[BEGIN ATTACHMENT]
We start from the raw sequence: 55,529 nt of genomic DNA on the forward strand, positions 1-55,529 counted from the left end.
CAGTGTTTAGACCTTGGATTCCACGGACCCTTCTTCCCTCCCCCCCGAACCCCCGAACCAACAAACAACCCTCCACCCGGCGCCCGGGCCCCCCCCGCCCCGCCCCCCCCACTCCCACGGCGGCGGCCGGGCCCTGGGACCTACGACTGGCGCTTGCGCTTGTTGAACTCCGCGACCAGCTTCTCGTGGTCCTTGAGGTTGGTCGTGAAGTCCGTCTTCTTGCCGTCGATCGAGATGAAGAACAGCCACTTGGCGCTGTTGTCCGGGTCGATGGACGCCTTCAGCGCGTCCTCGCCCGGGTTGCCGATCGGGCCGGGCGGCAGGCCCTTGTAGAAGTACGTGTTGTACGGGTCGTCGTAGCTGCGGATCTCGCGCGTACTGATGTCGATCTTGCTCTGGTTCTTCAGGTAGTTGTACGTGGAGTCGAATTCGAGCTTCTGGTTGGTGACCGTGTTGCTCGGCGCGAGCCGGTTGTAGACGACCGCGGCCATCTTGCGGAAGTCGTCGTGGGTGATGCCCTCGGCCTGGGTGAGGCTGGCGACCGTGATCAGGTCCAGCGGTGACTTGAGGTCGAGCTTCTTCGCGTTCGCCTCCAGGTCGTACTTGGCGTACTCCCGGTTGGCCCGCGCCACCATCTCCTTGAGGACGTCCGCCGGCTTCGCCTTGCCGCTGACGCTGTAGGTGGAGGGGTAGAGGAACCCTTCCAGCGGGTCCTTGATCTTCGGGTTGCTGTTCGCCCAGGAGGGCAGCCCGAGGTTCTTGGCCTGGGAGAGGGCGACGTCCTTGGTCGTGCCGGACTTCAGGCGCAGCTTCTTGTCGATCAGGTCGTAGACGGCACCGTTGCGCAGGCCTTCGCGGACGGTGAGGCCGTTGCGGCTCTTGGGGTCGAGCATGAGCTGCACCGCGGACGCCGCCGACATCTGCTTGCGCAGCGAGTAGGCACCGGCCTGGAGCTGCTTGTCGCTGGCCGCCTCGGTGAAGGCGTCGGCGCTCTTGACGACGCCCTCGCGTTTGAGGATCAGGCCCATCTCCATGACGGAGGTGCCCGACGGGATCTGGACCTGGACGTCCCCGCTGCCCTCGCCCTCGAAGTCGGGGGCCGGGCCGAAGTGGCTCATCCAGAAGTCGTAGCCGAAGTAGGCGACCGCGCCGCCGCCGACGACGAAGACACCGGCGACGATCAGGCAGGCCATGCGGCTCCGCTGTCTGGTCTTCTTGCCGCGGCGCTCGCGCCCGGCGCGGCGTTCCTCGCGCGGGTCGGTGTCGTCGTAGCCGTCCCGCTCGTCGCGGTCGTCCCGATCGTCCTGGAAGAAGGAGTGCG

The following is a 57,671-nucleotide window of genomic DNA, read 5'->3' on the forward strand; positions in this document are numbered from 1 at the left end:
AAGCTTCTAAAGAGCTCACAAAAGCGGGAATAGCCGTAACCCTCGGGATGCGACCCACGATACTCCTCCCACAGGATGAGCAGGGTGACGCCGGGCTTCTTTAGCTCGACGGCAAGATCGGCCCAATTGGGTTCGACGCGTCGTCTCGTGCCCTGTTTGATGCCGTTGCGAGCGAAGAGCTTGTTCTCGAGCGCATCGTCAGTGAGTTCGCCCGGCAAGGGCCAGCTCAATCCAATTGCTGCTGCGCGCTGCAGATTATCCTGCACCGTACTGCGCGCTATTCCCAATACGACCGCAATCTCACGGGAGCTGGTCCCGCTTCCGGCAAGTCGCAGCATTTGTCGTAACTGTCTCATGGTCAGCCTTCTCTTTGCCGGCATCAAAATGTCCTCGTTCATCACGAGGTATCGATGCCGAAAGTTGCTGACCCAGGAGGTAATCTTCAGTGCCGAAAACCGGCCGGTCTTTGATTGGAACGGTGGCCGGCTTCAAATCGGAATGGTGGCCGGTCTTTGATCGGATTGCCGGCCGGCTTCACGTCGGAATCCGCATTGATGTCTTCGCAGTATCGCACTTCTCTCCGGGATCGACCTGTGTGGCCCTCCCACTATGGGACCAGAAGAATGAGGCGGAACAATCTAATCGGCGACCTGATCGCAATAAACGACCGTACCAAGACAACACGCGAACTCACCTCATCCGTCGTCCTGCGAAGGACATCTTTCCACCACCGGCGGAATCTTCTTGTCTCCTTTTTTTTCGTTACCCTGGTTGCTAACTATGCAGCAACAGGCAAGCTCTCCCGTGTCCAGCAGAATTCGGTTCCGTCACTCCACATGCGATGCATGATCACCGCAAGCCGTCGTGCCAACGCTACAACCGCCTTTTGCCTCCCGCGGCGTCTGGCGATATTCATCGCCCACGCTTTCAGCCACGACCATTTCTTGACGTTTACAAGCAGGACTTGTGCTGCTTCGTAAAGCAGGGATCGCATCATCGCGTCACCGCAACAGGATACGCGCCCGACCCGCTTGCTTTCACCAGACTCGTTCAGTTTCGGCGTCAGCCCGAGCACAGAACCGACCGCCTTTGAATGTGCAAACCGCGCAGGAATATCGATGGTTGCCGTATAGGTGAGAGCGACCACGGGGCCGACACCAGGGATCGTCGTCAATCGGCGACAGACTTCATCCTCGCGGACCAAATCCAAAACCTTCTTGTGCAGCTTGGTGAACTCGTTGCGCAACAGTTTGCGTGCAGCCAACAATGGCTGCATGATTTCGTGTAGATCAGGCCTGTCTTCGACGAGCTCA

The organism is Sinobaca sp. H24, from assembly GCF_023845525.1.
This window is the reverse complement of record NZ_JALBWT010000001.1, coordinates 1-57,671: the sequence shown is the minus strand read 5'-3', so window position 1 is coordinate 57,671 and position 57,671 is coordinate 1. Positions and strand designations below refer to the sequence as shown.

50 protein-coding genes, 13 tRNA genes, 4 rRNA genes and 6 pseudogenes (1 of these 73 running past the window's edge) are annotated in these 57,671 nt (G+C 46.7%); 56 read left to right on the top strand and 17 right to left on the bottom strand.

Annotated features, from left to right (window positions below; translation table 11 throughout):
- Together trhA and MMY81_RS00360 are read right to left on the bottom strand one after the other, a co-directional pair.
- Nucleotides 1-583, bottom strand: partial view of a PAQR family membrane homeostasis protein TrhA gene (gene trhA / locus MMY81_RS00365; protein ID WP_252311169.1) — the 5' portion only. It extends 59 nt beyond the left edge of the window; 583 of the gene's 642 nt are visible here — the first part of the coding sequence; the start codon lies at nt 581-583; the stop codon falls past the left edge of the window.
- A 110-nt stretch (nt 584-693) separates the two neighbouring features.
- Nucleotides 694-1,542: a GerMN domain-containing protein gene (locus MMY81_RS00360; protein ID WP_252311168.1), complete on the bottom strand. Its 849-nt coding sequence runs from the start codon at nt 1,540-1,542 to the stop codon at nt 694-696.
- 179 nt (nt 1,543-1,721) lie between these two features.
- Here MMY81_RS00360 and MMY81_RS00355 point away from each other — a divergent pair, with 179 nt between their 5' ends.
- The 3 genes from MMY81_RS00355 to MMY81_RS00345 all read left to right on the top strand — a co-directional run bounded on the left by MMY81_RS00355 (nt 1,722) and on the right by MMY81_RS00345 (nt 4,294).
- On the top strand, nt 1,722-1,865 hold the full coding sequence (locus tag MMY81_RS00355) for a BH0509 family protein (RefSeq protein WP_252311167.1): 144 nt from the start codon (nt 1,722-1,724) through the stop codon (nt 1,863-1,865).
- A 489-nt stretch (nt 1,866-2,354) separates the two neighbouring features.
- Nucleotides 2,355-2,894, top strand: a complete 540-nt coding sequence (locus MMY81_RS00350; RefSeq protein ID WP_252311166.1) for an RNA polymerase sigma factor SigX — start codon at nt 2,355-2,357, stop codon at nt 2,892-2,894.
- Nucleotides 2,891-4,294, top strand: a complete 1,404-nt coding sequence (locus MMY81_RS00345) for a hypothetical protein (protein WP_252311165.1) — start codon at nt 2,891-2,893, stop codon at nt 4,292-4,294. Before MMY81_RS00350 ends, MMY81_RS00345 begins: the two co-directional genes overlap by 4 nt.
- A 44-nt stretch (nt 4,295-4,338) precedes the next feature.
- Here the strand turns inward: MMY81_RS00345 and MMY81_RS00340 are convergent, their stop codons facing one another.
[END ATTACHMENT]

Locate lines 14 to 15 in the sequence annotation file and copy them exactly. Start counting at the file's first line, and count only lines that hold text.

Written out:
- Here MMY81_RS00360 and MMY81_RS00355 point away from each other — a divergent pair, with 179 nt between their 5' ends.
- The 3 genes from MMY81_RS00355 to MMY81_RS00345 all read left to right on the top strand — a co-directional run bounded on the left by MMY81_RS00355 (nt 1,722) and on the right by MMY81_RS00345 (nt 4,294).